Help sought to fund Life Education
LONG-SERVING former Tweed mayor Max Boyd has pleaded with Tweed Shire Council to financially support a local Life Education Unit aimed at warning young school children how drugs adversely affect their bodies.
Mr Boyd was back in the council chambers last week seeking support for the local unit which he revealed faces an uncertain future because the state-wide Life Education team is struggling to finance it.
The local van, which visits schools, was the world's first Life Education Unit when it was established under Mr Boyd's watch as shire president in 1981, but he told councillors it needed local and council support to keep going.
It was established after an address to a Banana Festival dinner by the Reverend Ted Noffs of the Wayside Chapel in Sydney prompted a suggestion that the Tweed could have a local, mobile unit visiting schools.
Rotary clubs and a variety of other groups have already thrown their weight behind the new push to support the unit with donations.
“We've got to raise about $30,000 a year to make up the shortfall to ensure nearly 5600 children go through it each year,” Mr Boyd said.
“The van goes from school to school.”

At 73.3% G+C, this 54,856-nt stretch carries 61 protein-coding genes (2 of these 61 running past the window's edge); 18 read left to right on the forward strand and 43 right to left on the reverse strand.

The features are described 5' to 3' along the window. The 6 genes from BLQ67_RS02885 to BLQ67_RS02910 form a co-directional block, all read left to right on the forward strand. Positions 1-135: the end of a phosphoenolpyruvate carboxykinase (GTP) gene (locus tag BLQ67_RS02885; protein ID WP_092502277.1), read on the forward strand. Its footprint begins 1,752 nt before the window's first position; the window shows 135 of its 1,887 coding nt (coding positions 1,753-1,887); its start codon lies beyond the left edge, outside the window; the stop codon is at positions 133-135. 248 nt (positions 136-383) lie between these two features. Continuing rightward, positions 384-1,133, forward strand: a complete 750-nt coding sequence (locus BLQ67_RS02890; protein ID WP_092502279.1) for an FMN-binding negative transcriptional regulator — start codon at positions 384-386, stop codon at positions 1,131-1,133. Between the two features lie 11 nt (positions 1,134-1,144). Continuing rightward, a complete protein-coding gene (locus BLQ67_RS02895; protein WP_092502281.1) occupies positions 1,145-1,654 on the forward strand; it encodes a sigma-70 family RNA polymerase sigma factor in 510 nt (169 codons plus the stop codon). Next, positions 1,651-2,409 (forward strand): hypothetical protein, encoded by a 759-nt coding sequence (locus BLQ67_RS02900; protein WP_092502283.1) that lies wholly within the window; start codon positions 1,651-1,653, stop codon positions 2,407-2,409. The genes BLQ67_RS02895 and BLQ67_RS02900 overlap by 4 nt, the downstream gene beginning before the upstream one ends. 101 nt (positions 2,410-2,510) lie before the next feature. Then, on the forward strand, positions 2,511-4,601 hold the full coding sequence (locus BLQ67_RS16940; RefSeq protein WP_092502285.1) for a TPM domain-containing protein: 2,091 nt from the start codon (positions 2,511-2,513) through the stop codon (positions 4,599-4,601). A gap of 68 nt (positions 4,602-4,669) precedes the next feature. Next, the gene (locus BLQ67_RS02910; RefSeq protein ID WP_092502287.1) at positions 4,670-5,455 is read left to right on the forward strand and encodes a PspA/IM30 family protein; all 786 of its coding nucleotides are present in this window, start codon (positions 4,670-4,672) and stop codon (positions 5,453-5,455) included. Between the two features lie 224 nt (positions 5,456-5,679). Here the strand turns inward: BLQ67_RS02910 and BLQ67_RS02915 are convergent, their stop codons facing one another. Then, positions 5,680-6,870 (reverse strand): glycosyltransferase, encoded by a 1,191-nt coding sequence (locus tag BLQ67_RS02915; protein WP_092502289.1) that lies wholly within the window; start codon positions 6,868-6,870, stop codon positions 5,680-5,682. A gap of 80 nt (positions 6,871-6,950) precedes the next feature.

Mr Boyd said the unit had been highly successful when first established with local support, but when its range was broadened to include the Richmond Valley as well as the Tweed “it all fell apart because people got sick of travelling to meetings at night” organising funds.
It was taken over by the state-wide organisation which Mr Boyd said could not continue to fund the shortfall.
“They do get some support from the NSW government, but not enough,” Mr Boyd said.
“The council used to put in $1500 a year for many, many years.
"I've asked them to put $7000 in the budget as a contribution.”
Mr Boyd said other support so far included $5000 from Kingscliff Lions, $5000 from the Seaside Shelter, $3300 from Southern Cross Credit Union, $1000 from Murwillumbah Quota Club, $1000 and more promised from Murwillumbah Rotary, $500 from Mt Warning Am Rotary and $100 from Tweed Heads Quota Club.
“The concept of educating children at an early age about the harmful effects of drugs on their bodies is a positive and powerful tool in helping to reduce the horrific human consequences of drug abuse,” Mr Boyd said.